The Parliamentary Joint Committee on the National Disability Insurance Scheme (NDIS) has tabled its final report for the inquiry into independent assessments, noting six recommendations.
After listening to and hearing 400 submissions over eight public hearings, the Joint Standing Committee on the NDIS tabled the report this week, with a warning it would be watching the Government and any replacement independent assessor scheme it implemented.
“The report has six recommendations, geared towards broader matters of financial sustainability, approaches to co-design and consultation, and bulk-billed appointments with medical and allied health professionals,” Committee Chair, Kevin Andrews said.
“Interest in the inquiry from people with disability, advocacy organisations and the allied health sector was significant."
“In addition to over 400 submissions received and eight public hearings held, the committee also looked at the principles of co-design, how functional assessments have been used in other contexts, the tools proposed and whether they were fit-for-purpose, and literature provided by the National Disability Insurance Agency (NDIA) concerning assessments around the world.”
“The committee also commissioned the Parliamentary Budget Office to determine how much a new Medical Benefits Schedule item would cost to cover consultations with health and allied health professionals for access and planning purposes.”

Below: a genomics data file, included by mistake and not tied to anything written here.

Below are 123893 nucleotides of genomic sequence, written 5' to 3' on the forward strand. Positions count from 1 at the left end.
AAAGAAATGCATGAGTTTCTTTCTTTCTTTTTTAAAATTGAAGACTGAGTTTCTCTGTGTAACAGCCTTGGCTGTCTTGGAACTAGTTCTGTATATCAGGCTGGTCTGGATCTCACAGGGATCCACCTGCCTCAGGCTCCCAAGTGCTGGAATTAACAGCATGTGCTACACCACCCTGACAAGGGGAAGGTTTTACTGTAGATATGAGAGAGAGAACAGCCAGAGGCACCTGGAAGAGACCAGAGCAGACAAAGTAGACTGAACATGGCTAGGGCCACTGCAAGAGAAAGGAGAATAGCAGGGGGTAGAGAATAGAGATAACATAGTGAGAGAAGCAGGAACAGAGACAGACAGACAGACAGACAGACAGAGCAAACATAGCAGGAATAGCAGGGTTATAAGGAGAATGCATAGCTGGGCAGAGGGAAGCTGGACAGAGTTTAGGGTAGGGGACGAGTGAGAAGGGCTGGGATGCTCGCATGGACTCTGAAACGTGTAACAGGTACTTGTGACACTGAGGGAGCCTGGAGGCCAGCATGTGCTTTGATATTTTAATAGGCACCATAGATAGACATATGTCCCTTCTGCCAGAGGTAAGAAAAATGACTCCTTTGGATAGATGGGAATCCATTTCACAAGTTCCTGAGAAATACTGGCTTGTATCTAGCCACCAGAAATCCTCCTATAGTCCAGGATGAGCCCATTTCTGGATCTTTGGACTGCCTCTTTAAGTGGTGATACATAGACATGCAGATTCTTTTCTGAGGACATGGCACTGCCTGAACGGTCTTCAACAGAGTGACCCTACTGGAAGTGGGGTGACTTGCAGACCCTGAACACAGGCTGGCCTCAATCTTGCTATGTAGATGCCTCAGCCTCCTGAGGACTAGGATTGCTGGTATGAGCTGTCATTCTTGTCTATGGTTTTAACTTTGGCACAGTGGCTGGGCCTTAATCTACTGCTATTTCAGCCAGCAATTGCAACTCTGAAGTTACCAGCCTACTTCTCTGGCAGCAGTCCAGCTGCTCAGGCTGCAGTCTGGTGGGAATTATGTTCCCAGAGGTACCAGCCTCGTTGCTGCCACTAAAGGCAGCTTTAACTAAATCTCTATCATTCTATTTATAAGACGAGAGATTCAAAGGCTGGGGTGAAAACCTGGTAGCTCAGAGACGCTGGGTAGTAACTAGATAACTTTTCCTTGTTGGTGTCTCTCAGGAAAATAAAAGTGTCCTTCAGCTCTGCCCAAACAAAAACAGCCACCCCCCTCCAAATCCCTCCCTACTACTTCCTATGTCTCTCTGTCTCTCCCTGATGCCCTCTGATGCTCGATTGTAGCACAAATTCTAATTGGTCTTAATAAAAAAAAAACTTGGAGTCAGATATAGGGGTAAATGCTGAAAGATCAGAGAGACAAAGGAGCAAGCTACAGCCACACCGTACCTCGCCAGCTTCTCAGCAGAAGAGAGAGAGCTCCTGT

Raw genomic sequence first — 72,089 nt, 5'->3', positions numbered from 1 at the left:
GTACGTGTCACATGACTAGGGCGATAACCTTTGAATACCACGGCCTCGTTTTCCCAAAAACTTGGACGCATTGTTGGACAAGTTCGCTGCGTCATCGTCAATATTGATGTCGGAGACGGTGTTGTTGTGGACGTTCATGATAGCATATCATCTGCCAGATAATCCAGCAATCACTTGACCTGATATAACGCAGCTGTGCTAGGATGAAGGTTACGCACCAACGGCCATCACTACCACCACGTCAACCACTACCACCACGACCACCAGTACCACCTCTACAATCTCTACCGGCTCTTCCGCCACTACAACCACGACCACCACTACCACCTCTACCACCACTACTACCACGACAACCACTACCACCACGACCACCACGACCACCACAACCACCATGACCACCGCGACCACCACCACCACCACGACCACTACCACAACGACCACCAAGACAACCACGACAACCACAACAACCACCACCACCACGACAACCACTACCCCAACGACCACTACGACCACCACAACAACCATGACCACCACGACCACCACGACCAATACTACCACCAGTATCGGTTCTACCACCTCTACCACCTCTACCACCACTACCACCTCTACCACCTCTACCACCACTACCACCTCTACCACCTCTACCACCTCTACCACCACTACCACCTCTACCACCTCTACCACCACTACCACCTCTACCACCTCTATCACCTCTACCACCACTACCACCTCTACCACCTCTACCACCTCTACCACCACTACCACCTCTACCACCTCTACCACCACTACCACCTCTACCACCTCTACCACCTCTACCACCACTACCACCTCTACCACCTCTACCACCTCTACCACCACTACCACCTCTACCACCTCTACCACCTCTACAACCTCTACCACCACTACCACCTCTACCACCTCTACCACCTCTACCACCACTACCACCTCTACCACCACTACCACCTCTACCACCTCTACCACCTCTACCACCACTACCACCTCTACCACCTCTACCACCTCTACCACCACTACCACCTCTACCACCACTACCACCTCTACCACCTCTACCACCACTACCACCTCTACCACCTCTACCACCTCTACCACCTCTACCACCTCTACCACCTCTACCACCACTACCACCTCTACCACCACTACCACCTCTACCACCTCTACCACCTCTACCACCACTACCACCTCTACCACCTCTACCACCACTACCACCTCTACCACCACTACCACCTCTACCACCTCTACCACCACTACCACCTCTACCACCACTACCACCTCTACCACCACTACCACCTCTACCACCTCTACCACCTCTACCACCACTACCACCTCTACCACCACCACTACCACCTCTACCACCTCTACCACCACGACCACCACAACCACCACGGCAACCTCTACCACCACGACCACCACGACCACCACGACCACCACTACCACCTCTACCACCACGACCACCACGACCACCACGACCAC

Mr. Andrews and the committee welcomed the announcement from NDIS Minister Senator Linda Reynolds that the Government would not go ahead with independent assessments “in their proposed form”.
A committee statement said the Government pledged it would “be taking the time to consult in a meaningful way”.
The committee vowed to keep a close eye on the next steps that the Government and the NDIA take, particularly around co-design and any revised forms of assessments proposed.
The committee thanked all those who contributed to the inquiry by lodging submissions, expressing their views via correspondence and appearing at public hearings. In particular, the committee acknowledges the people with disability, their families and carers who shared their experiences and views.
The testimony of people with disability is crucial to identifying issues with the NDIS and improving the operation of the scheme, Mr. Andrews said.